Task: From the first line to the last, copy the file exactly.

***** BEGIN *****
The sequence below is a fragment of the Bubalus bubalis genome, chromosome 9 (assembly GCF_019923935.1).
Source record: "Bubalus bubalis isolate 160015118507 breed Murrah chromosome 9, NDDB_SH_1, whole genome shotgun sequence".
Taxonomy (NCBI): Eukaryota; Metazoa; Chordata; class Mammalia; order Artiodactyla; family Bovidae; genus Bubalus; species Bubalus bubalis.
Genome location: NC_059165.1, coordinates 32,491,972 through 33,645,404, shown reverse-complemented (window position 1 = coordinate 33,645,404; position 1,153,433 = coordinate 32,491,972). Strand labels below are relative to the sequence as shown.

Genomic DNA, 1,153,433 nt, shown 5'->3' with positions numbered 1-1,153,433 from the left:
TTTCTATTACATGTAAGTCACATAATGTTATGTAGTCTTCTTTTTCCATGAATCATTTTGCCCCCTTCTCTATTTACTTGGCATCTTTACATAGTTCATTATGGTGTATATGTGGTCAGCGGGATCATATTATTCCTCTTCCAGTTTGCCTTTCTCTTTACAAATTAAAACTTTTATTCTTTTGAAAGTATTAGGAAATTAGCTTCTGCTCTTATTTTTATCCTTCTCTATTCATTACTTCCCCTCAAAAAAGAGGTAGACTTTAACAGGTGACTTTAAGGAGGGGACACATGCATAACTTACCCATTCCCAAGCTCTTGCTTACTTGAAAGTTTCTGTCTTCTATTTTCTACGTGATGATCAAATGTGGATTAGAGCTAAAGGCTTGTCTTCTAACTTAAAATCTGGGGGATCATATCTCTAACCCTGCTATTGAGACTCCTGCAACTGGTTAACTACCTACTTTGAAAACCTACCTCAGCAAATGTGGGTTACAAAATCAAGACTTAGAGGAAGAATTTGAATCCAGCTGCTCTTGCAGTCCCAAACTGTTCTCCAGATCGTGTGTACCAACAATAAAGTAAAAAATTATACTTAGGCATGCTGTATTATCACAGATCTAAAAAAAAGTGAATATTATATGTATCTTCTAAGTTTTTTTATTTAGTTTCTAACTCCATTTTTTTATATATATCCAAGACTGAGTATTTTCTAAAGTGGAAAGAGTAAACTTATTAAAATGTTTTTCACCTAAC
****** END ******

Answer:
The sequence below is a fragment of the Bubalus bubalis genome, chromosome 9 (assembly GCF_019923935.1).
Source record: "Bubalus bubalis isolate 160015118507 breed Murrah chromosome 9, NDDB_SH_1, whole genome shotgun sequence".
Taxonomy (NCBI): Eukaryota; Metazoa; Chordata; class Mammalia; order Artiodactyla; family Bovidae; genus Bubalus; species Bubalus bubalis.
Genome location: NC_059165.1, coordinates 32,491,972 through 33,645,404, shown reverse-complemented (window position 1 = coordinate 33,645,404; position 1,153,433 = coordinate 32,491,972). Strand labels below are relative to the sequence as shown.

Genomic DNA, 1,153,433 nt, shown 5'->3' with positions numbered 1-1,153,433 from the left:
TTTCTATTACATGTAAGTCACATAATGTTATGTAGTCTTCTTTTTCCATGAATCATTTTGCCCCCTTCTCTATTTACTTGGCATCTTTACATAGTTCATTATGGTGTATATGTGGTCAGCGGGATCATATTATTCCTCTTCCAGTTTGCCTTTCTCTTTACAAATTAAAACTTTTATTCTTTTGAAAGTATTAGGAAATTAGCTTCTGCTCTTATTTTTATCCTTCTCTATTCATTACTTCCCCTCAAAAAAGAGGTAGACTTTAACAGGTGACTTTAAGGAGGGGACACATGCATAACTTACCCATTCCCAAGCTCTTGCTTACTTGAAAGTTTCTGTCTTCTATTTTCTACGTGATGATCAAATGTGGATTAGAGCTAAAGGCTTGTCTTCTAACTTAAAATCTGGGGGATCATATCTCTAACCCTGCTATTGAGACTCCTGCAACTGGTTAACTACCTACTTTGAAAACCTACCTCAGCAAATGTGGGTTACAAAATCAAGACTTAGAGGAAGAATTTGAATCCAGCTGCTCTTGCAGTCCCAAACTGTTCTCCAGATCGTGTGTACCAACAATAAAGTAAAAAATTATACTTAGGCATGCTGTATTATCACAGATCTAAAAAAAAGTGAATATTATATGTATCTTCTAAGTTTTTTTATTTAGTTTCTAACTCCATTTTTTTATATATATCCAAGACTGAGTATTTTCTAAAGTGGAAAGAGTAAACTTATTAAAATGTTTTTCACCTAAC